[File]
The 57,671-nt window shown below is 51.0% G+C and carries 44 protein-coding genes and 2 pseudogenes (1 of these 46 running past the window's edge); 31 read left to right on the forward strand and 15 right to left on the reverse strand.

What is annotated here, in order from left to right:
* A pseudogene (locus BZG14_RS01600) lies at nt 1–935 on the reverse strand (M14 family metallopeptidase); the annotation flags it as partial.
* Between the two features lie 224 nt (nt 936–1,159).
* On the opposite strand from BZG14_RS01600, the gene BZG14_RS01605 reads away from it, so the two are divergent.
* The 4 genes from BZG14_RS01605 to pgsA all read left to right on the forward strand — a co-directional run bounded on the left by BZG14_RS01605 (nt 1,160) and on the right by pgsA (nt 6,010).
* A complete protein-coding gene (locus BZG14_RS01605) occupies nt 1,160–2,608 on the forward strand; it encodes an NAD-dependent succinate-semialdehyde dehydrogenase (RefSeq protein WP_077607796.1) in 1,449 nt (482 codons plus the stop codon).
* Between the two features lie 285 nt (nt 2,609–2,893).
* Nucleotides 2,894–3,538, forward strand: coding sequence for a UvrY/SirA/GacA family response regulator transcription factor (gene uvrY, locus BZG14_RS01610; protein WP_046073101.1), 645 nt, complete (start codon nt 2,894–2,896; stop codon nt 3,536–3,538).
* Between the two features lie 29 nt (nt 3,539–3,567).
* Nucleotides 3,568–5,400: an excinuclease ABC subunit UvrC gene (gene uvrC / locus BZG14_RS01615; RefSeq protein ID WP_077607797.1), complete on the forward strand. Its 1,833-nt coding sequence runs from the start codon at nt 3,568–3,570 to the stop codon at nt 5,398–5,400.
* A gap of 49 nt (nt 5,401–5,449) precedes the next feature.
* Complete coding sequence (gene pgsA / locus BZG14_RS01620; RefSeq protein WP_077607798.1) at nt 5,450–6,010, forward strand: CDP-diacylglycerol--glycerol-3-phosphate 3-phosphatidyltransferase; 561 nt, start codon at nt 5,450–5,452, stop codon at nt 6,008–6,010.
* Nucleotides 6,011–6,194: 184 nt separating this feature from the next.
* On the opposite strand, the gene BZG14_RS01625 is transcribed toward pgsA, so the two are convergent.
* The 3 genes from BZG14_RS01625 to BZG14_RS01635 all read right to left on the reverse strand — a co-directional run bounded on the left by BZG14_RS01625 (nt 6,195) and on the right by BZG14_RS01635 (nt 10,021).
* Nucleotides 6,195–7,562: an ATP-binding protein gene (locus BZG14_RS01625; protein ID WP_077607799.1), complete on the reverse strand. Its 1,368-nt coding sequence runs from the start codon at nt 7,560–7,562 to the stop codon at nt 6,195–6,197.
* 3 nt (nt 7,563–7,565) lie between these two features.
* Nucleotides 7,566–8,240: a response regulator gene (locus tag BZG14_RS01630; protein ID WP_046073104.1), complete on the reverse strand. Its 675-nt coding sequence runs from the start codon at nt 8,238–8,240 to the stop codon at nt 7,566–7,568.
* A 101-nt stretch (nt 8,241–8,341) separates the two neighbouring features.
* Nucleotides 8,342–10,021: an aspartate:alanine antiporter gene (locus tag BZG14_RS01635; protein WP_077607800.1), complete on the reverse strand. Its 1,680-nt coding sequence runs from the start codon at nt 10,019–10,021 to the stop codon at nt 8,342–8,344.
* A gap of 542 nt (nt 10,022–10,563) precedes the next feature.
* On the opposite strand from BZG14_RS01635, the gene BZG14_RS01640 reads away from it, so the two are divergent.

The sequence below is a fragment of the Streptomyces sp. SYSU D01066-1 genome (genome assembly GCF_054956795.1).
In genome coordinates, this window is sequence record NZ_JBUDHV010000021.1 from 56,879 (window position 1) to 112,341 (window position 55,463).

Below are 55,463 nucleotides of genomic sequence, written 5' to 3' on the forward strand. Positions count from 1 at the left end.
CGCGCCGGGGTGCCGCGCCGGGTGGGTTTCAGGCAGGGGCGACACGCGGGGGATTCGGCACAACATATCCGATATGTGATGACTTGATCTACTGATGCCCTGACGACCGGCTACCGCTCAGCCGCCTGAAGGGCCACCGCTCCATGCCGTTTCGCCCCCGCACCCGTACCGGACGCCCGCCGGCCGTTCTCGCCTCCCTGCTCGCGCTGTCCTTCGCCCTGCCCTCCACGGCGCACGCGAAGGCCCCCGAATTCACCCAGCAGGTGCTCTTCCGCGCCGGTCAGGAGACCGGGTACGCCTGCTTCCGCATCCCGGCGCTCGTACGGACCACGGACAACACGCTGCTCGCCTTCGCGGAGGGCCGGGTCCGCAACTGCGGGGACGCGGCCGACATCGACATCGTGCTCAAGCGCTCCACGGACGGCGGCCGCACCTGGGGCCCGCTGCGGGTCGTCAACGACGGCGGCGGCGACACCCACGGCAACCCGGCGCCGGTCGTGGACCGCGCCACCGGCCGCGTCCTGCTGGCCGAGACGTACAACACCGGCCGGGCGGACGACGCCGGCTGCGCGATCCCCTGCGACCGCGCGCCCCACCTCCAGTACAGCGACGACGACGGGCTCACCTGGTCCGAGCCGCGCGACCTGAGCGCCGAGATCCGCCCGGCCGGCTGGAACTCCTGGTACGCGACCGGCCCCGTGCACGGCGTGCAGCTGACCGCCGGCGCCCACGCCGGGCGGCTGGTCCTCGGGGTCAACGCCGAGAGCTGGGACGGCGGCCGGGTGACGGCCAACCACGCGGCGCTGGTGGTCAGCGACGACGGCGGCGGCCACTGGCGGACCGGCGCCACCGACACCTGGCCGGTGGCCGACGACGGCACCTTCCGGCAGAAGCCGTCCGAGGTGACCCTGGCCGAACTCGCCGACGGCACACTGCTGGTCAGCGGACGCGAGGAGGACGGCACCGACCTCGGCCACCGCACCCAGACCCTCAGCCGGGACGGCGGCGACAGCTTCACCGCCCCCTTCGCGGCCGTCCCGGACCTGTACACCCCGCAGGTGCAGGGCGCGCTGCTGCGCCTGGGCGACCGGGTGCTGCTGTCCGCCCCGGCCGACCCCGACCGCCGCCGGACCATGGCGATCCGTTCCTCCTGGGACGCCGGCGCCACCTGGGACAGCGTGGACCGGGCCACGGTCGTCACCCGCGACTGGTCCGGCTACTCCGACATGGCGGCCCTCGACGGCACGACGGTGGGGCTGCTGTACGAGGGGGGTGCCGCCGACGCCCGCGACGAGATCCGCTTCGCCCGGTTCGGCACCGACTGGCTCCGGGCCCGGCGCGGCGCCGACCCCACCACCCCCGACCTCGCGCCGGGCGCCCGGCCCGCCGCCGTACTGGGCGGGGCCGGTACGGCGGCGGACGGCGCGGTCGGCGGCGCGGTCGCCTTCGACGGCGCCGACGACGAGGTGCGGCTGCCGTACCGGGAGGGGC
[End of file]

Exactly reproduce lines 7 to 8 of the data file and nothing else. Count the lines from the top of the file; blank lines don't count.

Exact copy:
* A complete protein-coding gene (locus BZG14_RS01605) occupies nt 1,160–2,608 on the forward strand; it encodes an NAD-dependent succinate-semialdehyde dehydrogenase (RefSeq protein WP_077607796.1) in 1,449 nt (482 codons plus the stop codon).
* Between the two features lie 285 nt (nt 2,609–2,893).